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Insight & Intelligence : Apr 22, 2013
Cancer Model Database Emerges from WOMB
Oncology researchers wishing for a tool to help them find available models and services may have had their prayers answered.!--h2>
Cancer researchers seeking models to use in their research and drug discovery efforts can find them in a recently launched database.
The World Oncology Model Bank™ (WOMB) lets users share information on the status and availability of their models. The database also allows researchers to not only search for and compare models, but also save lists, add to them, and adapt them for tracking and tracing as knowledge matures. All models are anonymized before being included in the database, with model data kept separate from the personal information of users.
“Essentially, the WOMB is like a cross between Google, a dating service, and Amazon for oncology researchers. We’ve just released version 1, and we have many more capabilities in the pipeline for releases through the next year,” Jon Waterman-Smith, WOMB’s founder, told GEN. “From day one we had almost 200 models and aim to increase our footprint of models by 200 every month.”
The website hosting the new database went live earlier this month. Its responsive web design interface responds to which platform and technology patients are using—desktops, laptops, or tablets. WAMIguide, which launched World Oncology Model Bank, said in a statement it plans to release future versions of the database for iPhone and Android based on user requests.
Waterman-Smith said WOMB aims to fill a need often expressed by oncology researchers for a simple tool to help find available models and services, especially as CROs, academic groups, and others have reshaped how cancer research is carried out. He cited greater use of patient-derived xenograft models, for example, in addressing the traditional lack of preclinical models of tumors.
“We want to fast-forward the pace of research by simplifying access to knowledge,” Waterman-Smith said.
World Oncology Model Bank charges $10 to scientists requesting information on a model, and $10 to scientists for each enquiry they accept from researchers about a model deposited there. Those fees are credited if the researchers don’t wish to share any further info.
For $300—or $150 for full-time academics—researchers can purchase annual “enquiry” subscriptions allowing them to make an unlimited number of requests to other researchers. They can also buy $200-a-year “model” subscriptions providing them with an unlimited number of enquiries from other investigators.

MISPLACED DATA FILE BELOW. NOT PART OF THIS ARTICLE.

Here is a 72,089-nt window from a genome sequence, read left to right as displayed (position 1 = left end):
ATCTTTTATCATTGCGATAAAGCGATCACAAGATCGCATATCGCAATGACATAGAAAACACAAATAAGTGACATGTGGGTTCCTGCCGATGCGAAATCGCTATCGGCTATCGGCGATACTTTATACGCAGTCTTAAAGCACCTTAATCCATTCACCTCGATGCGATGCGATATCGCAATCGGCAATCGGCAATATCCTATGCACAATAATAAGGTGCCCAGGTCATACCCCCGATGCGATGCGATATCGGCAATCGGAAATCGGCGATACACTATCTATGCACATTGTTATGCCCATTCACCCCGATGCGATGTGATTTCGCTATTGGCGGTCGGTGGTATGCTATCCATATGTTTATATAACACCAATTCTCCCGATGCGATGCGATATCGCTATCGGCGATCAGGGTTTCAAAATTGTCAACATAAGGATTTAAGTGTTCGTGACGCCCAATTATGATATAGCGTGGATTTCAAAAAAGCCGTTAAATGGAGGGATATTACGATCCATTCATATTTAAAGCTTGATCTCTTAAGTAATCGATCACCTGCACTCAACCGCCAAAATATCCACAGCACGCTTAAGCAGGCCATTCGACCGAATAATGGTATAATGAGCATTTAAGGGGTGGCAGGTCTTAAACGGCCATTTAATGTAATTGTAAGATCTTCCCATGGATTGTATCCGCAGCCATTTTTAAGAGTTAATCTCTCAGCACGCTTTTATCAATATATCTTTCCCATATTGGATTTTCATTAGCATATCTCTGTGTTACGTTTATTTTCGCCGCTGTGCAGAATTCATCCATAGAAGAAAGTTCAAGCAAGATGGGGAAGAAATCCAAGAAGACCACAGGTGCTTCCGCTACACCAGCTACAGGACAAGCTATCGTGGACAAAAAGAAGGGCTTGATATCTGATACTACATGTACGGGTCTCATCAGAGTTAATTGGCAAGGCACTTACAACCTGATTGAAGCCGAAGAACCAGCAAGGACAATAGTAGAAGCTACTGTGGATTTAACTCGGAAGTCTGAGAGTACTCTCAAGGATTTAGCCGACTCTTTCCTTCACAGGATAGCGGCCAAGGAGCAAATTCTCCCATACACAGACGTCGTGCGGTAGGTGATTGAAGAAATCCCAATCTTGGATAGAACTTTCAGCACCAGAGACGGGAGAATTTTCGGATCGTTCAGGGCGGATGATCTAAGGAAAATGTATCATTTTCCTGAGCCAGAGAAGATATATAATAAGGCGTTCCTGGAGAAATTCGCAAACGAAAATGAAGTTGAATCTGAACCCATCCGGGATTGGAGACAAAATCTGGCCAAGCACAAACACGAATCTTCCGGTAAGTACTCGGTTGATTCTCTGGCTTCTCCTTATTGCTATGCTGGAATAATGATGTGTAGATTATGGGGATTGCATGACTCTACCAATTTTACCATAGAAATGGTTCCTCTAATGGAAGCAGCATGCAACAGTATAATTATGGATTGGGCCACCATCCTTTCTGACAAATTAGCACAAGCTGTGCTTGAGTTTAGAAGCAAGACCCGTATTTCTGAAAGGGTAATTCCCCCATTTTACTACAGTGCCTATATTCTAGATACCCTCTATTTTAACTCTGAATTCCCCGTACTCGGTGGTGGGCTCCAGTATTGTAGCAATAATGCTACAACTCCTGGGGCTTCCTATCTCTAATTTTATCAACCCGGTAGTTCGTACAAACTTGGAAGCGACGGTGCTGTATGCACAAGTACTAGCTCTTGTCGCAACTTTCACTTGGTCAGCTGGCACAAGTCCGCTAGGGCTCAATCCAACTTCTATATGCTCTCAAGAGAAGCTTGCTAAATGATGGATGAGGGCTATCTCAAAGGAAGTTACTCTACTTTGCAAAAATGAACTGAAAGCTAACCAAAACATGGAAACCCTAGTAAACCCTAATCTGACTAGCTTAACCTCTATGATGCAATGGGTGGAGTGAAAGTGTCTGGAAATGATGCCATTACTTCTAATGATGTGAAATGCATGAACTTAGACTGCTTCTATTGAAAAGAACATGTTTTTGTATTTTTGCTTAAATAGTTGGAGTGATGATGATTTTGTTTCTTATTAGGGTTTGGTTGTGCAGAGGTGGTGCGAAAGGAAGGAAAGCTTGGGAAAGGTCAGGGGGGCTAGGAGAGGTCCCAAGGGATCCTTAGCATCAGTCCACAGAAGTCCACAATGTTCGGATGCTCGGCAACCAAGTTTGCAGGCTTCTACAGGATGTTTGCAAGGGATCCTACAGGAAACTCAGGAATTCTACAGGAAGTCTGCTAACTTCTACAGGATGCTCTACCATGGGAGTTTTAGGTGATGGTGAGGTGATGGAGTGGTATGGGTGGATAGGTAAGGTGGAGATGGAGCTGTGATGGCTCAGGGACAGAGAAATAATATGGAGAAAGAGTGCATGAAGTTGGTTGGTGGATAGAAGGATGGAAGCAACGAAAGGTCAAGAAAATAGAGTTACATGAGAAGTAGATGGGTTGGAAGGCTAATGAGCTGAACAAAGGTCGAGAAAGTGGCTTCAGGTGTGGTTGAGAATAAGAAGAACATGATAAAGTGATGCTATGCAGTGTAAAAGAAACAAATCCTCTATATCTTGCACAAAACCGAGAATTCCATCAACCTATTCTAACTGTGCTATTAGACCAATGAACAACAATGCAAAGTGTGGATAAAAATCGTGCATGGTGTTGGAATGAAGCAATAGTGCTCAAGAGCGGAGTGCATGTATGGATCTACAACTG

Users with 10 or more models deposited are charged on a sliding scale that starts at $1,500 for up to 10 models, and up to $10,000 per year for an unlimited number of models.
To sell a model on deposit, researchers are required to pay either 5% of the model price for a nonexclusive license, or 10% of that model price for an exclusive license.
However, the database is free for users to register and search for models, and for users looking to create, save, modify, and share lists of models.
“Our objective is somewhat altruistic in providing a service we hope will help all oncology researchers, and our fees are meant to just a contribution towards the overall costs of running the WOMB so we can maintain the core capability free to all users,” Waterman-Smith said.
Corporate clients can use the database for services enabling their organizations to access and share information, both in parallel to and in the same interface as that which all users will receive. They can identify users as they log in, and display details of depositors within their organization, gene fingerprints, or any other information associated with their models which would otherwise not be available to the general user community.
Looking ahead, Waterman-Smith said there are no plans to move into other disease areas, though it would be simple to do so by extending the platform.
“Hopefully the wider research community will tell us whether they want us to propagate such services,” Waterman-Smith added. “Right now, we have a massive task over the coming year just ensuring we support the oncology research community to the best of our ability, and that will remain our focus for now.”
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